The problem with used pianos is that there aren't many good ones. We're able to sell all the good pianos we get on trade to local customers without much difficulty. And given the market disruption caused by Craigslist, we have no incentive to buy up used pianos as we did a generation ago. That said, there's still a very good business to be had nursing old Steinways back to life. Properly rebuilt and refinished, their selling price justifies the investment. Since we can sell them locally, why would we want to market them to the lowest-price buyer online?

The Big Question
This is the fundamental business question at hand. Do we really want to be the lowest-cost piano provider? The Internet shopper naturally gravitates toward price because it's not reasonable to present products as subjective as acoustic musical instruments on a 13-inch screen, through 2-inch speakers.

It's impossible to be the lowest-cost provider on the Internet because there will always be someone, somewhere willing to advertise a lower price. Countless hours can be wasted negotiating with out-of-town prospects who want the lowest price. In the rare cases where a sale is made, it's for less money than we could sell the piano for locally. We love pianos and our customers. We want to provide excellent, meticulously prepared instruments to clients who will enjoy them for generations, pay us to service them and refer their friends. We cannot fulfill that mission and be the low-cost provider.

Lies, Lies, Lies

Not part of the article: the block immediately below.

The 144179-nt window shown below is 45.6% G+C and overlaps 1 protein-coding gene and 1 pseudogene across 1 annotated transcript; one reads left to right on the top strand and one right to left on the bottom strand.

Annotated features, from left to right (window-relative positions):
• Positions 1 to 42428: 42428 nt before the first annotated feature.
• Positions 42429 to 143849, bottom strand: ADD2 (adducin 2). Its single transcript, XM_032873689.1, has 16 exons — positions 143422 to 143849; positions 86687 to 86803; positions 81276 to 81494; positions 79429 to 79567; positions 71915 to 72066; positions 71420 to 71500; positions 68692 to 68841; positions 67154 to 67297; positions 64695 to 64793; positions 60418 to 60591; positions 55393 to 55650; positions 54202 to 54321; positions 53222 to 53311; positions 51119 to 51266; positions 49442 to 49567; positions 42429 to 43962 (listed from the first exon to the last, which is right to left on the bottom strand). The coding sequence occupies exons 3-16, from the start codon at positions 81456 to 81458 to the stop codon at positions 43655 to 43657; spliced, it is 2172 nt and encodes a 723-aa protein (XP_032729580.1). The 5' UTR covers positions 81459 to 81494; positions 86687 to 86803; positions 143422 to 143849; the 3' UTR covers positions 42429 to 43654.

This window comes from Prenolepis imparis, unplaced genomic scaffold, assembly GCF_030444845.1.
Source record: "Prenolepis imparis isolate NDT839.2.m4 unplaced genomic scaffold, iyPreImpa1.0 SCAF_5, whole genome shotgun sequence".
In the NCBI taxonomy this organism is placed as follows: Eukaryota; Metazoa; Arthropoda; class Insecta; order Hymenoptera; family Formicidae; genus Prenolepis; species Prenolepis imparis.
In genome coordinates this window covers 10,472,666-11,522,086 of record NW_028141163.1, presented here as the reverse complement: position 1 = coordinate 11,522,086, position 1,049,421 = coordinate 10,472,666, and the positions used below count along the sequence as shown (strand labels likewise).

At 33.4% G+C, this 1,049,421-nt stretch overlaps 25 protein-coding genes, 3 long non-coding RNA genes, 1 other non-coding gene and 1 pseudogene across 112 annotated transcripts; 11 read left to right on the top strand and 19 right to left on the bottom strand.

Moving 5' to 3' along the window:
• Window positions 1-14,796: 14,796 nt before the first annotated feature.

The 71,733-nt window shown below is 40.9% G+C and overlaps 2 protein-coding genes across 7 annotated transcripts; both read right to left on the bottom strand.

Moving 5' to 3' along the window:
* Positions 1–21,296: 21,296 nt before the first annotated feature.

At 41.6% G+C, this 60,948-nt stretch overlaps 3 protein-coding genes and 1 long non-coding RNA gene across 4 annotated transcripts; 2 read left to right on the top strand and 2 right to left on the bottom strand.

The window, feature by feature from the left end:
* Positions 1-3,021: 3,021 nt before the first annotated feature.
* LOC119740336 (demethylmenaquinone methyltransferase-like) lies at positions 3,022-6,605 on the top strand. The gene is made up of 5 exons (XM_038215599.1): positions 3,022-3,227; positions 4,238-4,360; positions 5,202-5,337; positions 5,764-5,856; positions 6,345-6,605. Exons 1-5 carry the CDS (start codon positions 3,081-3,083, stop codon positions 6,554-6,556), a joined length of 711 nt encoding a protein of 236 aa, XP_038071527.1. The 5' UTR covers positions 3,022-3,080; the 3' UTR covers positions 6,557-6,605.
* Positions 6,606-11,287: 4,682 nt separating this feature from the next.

And finally, the Internet can be a liar's club. Posters are invisible and unaccountable. A perfect example is the supposed testimonials on their websites. In 35 years, we have received hundreds of thank yous from customers. Usually, they are cards and rarely more than a sentence or two. Mostly, they thank us for the flowers we send with deliveries.

I'll go out on a limb and say most of the testimonials I've seem online are fabrications. The same is true with the endorsements. Pianists just aren't predisposed to write long evaluations. The majority of evaluations I have seen were biased. Many were ridiculous.

We've serviced a half-dozen or so pianos people have bought online. None is a great piano, and none of the customers got a particularly good deal. Some of them are nightmares.

The bottom line: Unless you're willing to cut corners and provide poor customer value, like the dealer who sold Dr. Smith his ill-fated Steinway, you're unlikely to make much money selling pianos online. And if getting customers' money by providing poor value is your objective, why mess with pianos? They're too big, too heavy and too much trouble.

Many of us remaining in the piano business are committed to our customers and our products. It's hard work but very rewarding. The Internet is a great place to find and communicate with customers. But we want them to see, touch and play their pianos before taking them home. MI

Greg Billings whispers to customers at the Steinway Piano Gallery in Bonita Springs, Fla. He welcomes questions and comments at